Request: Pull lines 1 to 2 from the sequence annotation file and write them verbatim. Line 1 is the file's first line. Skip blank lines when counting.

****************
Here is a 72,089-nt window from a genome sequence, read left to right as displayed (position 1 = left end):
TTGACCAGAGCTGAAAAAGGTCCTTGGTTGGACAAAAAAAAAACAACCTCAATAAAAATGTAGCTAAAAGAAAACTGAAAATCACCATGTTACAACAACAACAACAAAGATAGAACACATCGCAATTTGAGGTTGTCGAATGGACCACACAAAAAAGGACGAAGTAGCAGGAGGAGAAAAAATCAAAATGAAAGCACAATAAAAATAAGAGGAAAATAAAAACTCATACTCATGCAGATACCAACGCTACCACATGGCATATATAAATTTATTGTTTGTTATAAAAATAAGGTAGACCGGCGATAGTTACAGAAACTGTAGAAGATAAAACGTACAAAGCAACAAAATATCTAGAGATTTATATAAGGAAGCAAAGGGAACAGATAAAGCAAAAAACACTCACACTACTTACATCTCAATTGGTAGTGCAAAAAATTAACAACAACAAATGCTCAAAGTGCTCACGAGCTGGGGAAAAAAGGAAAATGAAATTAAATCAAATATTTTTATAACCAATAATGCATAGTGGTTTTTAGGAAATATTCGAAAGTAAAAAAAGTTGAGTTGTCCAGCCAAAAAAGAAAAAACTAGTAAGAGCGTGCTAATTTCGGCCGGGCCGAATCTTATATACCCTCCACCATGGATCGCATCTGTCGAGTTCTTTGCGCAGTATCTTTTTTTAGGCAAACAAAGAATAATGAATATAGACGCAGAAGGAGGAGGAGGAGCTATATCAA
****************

Here is a 72,089-nt window from a genome sequence, read left to right as displayed (position 1 = left end):
TTGACCAGAGCTGAAAAAGGTCCTTGGTTGGACAAAAAAAAAACAACCTCAATAAAAATGTAGCTAAAAGAAAACTGAAAATCACCATGTTACAACAACAACAACAAAGATAGAACACATCGCAATTTGAGGTTGTCGAATGGACCACACAAAAAAGGACGAAGTAGCAGGAGGAGAAAAAATCAAAATGAAAGCACAATAAAAATAAGAGGAAAATAAAAACTCATACTCATGCAGATACCAACGCTACCACATGGCATATATAAATTTATTGTTTGTTATAAAAATAAGGTAGACCGGCGATAGTTACAGAAACTGTAGAAGATAAAACGTACAAAGCAACAAAATATCTAGAGATTTATATAAGGAAGCAAAGGGAACAGATAAAGCAAAAAACACTCACACTACTTACATCTCAATTGGTAGTGCAAAAAATTAACAACAACAAATGCTCAAAGTGCTCACGAGCTGGGGAAAAAAGGAAAATGAAATTAAATCAAATATTTTTATAACCAATAATGCATAGTGGTTTTTAGGAAATATTCGAAAGTAAAAAAAGTTGAGTTGTCCAGCCAAAAAAGAAAAAACTAGTAAGAGCGTGCTAATTTCGGCCGGGCCGAATCTTATATACCCTCCACCATGGATCGCATCTGTCGAGTTCTTTGCGCAGTATCTTTTTTTAGGCAAACAAAGAATAATGAATATAGACGCAGAAGGAGGAGGAGGAGCTATATCAA